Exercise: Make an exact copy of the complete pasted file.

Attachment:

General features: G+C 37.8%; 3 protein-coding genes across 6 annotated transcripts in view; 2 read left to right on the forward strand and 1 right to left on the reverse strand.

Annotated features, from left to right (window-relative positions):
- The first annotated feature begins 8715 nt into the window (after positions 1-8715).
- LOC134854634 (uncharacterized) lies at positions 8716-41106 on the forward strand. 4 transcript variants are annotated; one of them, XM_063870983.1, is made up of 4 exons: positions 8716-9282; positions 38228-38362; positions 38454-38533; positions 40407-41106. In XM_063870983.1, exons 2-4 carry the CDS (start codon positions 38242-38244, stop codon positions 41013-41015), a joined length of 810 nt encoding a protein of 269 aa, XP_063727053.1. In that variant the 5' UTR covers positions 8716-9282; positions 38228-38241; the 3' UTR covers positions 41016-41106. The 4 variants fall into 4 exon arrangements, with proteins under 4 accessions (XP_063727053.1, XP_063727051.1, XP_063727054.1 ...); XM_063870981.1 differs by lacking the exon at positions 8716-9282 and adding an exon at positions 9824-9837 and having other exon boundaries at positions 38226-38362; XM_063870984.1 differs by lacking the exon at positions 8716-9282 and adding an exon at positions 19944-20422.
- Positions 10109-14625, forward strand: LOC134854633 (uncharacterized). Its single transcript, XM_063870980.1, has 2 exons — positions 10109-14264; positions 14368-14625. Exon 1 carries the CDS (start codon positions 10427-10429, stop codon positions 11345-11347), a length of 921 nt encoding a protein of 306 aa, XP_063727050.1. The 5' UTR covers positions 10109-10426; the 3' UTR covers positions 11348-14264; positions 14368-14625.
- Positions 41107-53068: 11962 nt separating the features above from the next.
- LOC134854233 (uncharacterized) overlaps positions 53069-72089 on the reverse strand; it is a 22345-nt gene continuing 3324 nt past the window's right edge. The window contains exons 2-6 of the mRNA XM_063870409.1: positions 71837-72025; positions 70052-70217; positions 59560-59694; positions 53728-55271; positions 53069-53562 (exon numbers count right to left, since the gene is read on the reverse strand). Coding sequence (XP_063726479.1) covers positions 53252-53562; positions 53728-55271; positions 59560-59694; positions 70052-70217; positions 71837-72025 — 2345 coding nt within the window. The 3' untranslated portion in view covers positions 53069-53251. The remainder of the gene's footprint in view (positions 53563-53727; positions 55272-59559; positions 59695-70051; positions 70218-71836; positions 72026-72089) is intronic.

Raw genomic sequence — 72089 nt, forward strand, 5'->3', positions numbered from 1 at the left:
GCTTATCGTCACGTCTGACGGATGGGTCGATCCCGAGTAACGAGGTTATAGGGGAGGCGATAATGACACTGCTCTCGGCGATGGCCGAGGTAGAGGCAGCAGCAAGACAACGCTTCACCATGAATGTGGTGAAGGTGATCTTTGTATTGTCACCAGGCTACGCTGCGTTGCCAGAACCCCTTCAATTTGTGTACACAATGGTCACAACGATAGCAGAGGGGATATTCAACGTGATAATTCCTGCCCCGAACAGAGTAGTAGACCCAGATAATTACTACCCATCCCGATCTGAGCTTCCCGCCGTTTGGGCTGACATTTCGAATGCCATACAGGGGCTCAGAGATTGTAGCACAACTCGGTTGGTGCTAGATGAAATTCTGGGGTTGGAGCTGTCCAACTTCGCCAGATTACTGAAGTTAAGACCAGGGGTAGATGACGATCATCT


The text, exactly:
General features: G+C 37.8%; 3 protein-coding genes across 6 annotated transcripts in view; 2 read left to right on the forward strand and 1 right to left on the reverse strand.

Annotated features, from left to right (window-relative positions):
- The first annotated feature begins 8715 nt into the window (after positions 1-8715).
- LOC134854634 (uncharacterized) lies at positions 8716-41106 on the forward strand. 4 transcript variants are annotated; one of them, XM_063870983.1, is made up of 4 exons: positions 8716-9282; positions 38228-38362; positions 38454-38533; positions 40407-41106. In XM_063870983.1, exons 2-4 carry the CDS (start codon positions 38242-38244, stop codon positions 41013-41015), a joined length of 810 nt encoding a protein of 269 aa, XP_063727053.1. In that variant the 5' UTR covers positions 8716-9282; positions 38228-38241; the 3' UTR covers positions 41016-41106. The 4 variants fall into 4 exon arrangements, with proteins under 4 accessions (XP_063727053.1, XP_063727051.1, XP_063727054.1 ...); XM_063870981.1 differs by lacking the exon at positions 8716-9282 and adding an exon at positions 9824-9837 and having other exon boundaries at positions 38226-38362; XM_063870984.1 differs by lacking the exon at positions 8716-9282 and adding an exon at positions 19944-20422.
- Positions 10109-14625, forward strand: LOC134854633 (uncharacterized). Its single transcript, XM_063870980.1, has 2 exons — positions 10109-14264; positions 14368-14625. Exon 1 carries the CDS (start codon positions 10427-10429, stop codon positions 11345-11347), a length of 921 nt encoding a protein of 306 aa, XP_063727050.1. The 5' UTR covers positions 10109-10426; the 3' UTR covers positions 11348-14264; positions 14368-14625.
- Positions 41107-53068: 11962 nt separating the features above from the next.
- LOC134854233 (uncharacterized) overlaps positions 53069-72089 on the reverse strand; it is a 22345-nt gene continuing 3324 nt past the window's right edge. The window contains exons 2-6 of the mRNA XM_063870409.1: positions 71837-72025; positions 70052-70217; positions 59560-59694; positions 53728-55271; positions 53069-53562 (exon numbers count right to left, since the gene is read on the reverse strand). Coding sequence (XP_063726479.1) covers positions 53252-53562; positions 53728-55271; positions 59560-59694; positions 70052-70217; positions 71837-72025 — 2345 coding nt within the window. The 3' untranslated portion in view covers positions 53069-53251. The remainder of the gene's footprint in view (positions 53563-53727; positions 55272-59559; positions 59695-70051; positions 70218-71836; positions 72026-72089) is intronic.

Raw genomic sequence — 72089 nt, forward strand, 5'->3', positions numbered from 1 at the left:
GCTTATCGTCACGTCTGACGGATGGGTCGATCCCGAGTAACGAGGTTATAGGGGAGGCGATAATGACACTGCTCTCGGCGATGGCCGAGGTAGAGGCAGCAGCAAGACAACGCTTCACCATGAATGTGGTGAAGGTGATCTTTGTATTGTCACCAGGCTACGCTGCGTTGCCAGAACCCCTTCAATTTGTGTACACAATGGTCACAACGATAGCAGAGGGGATATTCAACGTGATAATTCCTGCCCCGAACAGAGTAGTAGACCCAGATAATTACTACCCATCCCGATCTGAGCTTCCCGCCGTTTGGGCTGACATTTCGAATGCCATACAGGGGCTCAGAGATTGTAGCACAACTCGGTTGGTGCTAGATGAAATTCTGGGGTTGGAGCTGTCCAACTTCGCCAGATTACTGAAGTTAAGACCAGGGGTAGATGACGATCATCT